I seem to recall being on the road and tuning in Monitor (which was invariably billed "Going places ... Doing things") and its lilting refrains and hearing its riveting features about as much as I was listening to it at home. Or at someone else's home perhaps, or maybe a public venue, a picnic, beach or mountain top retreat. That was part of the significance of the innovative Monitor concept. Devoid of most time constraints-certainly so compared to radio's earlier prescribed 5, 15, 30 or 60 minute periods in the pre-Monitor era, the sundry segments ran as long-or as briefly-as necessary. It was one more way the show revolutionized the nation's listening habits and set a new standard for broadcasting, later adopted by sequential cable TV news operators.
Meanwhile, back to the music: I started a list a few years ago, initially in my head, later committed to paper, of some of the songs and artists that were typically heard on Monitor in between all those informative chatty inserts. And that list eventually became quite lengthy. But I can still hear hosts (initially christened as "communicators") like Frank Blair, Ted Brown, Bill Cullen, Hugh Downs, Art Ford, Joe Garagiola, Dave Garroway, Ben Grauer, Jim Lowe, Henry Morgan, Barry Nelson, Bert Parks, Gene Rayburn and Wolfman Jack introducing the rhythms and artists that kept Monitor aglow. All of the following and more made my scribbled list, randomly repositioned here in alphabetical order with the year of each disc's initial release:
- Angel of the Morning - Merrilee Rush (1968)
- Aquarius/Let the Sunshine In - The 5th Dimension (1969)
- Brand New Pair of Roller Skates - Melanie Safka (1971)
- California Dreamin' - The Mamas & the Papas (1965)
- Crimson and Clover - Tommy Jones and the Shondells (1969)
- Downtown - Petula Clark (1964)
- Georgy Girl - The Seekers (1967)
- Green Tambourine - The Lemon Pipers (1968)
- Green Green Grass of Home - Tom Jones (1968)
- I Heard It through the Grapevine - Marvin Gaye (1969)
- I Know a Place - Petula Clark (1965)
- I'd Like to Get to Know You - Spanky and Our Gang (1968)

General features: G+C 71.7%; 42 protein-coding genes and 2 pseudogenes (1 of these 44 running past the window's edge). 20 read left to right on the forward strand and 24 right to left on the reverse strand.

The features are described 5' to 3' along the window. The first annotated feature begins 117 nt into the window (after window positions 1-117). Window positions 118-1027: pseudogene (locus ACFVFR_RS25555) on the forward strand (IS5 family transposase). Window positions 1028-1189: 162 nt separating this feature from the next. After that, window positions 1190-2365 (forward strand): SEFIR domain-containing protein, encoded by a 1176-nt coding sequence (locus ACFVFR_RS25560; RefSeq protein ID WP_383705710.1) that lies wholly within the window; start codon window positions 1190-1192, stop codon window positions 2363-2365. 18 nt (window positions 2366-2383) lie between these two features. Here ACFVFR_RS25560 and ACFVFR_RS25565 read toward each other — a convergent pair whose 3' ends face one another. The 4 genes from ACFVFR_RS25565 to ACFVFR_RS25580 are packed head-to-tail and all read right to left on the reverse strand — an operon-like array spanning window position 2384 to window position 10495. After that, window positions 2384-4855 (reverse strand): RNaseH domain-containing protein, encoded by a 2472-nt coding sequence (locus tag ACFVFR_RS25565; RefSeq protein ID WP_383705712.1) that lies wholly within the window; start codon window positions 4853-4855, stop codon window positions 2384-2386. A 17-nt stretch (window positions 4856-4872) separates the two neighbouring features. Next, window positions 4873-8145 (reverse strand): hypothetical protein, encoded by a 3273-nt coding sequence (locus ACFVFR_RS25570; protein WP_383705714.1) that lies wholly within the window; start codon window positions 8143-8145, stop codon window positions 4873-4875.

- In the Year 2525 - Zager & Evans (1969)
- Lazy Day - Spanky and Our Gang (1967)
- Light My Fire - The Doors (1967)
- The Lion Sleeps Tonight - The Tokens (1961)
- Little Green Apples - O. C. Smith (1968)
- Love Grows Where My Rosemary Goes - Edison Lighthouse (1970)
- Monday Monday - The Mamas & the Papas (1966)
- Mrs. Brown, You've Got a Lovely Daughter - Herman's Hermits (1965)
- Mrs. Robinson - Simon & Garfunkel (1968)
- Raindrops Keep Fallin' on My Head - B. J. Thomas (1970)
- Ruby Tuesday - The Rolling Stones (1 967)
- Sweet Caroline - Neil Diamond (1969-)
- Theme from A Summer Place - Percy Faith (1960)
- Theme from Shaft - Isaac Hayes (1971)
- Theme from Valley of the Dolls - Dionne Warwick (1968)
- Tie a Yellow Ribbon 'Round the Old Oak Tree - Tony Orlando & Dawn (1973)
Hearing any of those recordings anywhere at any time unequivocally offers deja vu moments for me. Monitor abruptly enters my head and I can hear a Cullen, Morgan or Rayburn initiating the music. For a few fleeting moments it's like it never went away.
Beyond "the list" (and excuse me if your favorite isn't among them as this is only a representative sampling), there were many, many asides and slip-ups pertaining to the melodies. A number are recorded in Dennis Hart's beguiling little paperback, Monitor (Take 2): The Revised, Expanded Inside Story of Network Radio's Greatest Program (iUniverse. 2003).
The music of Monitor included a line-up of genuinely talented individuals who frequently performed with gusto as they delivered current standards and old chestnuts. And for people like me, these were memory-makers, some of which have persisted for nearly six decades. When we were on the Monitor beacon, we knew we were in for some superior entertainment mixed with all that absorbing enlightenment accompanying it. What a beacon!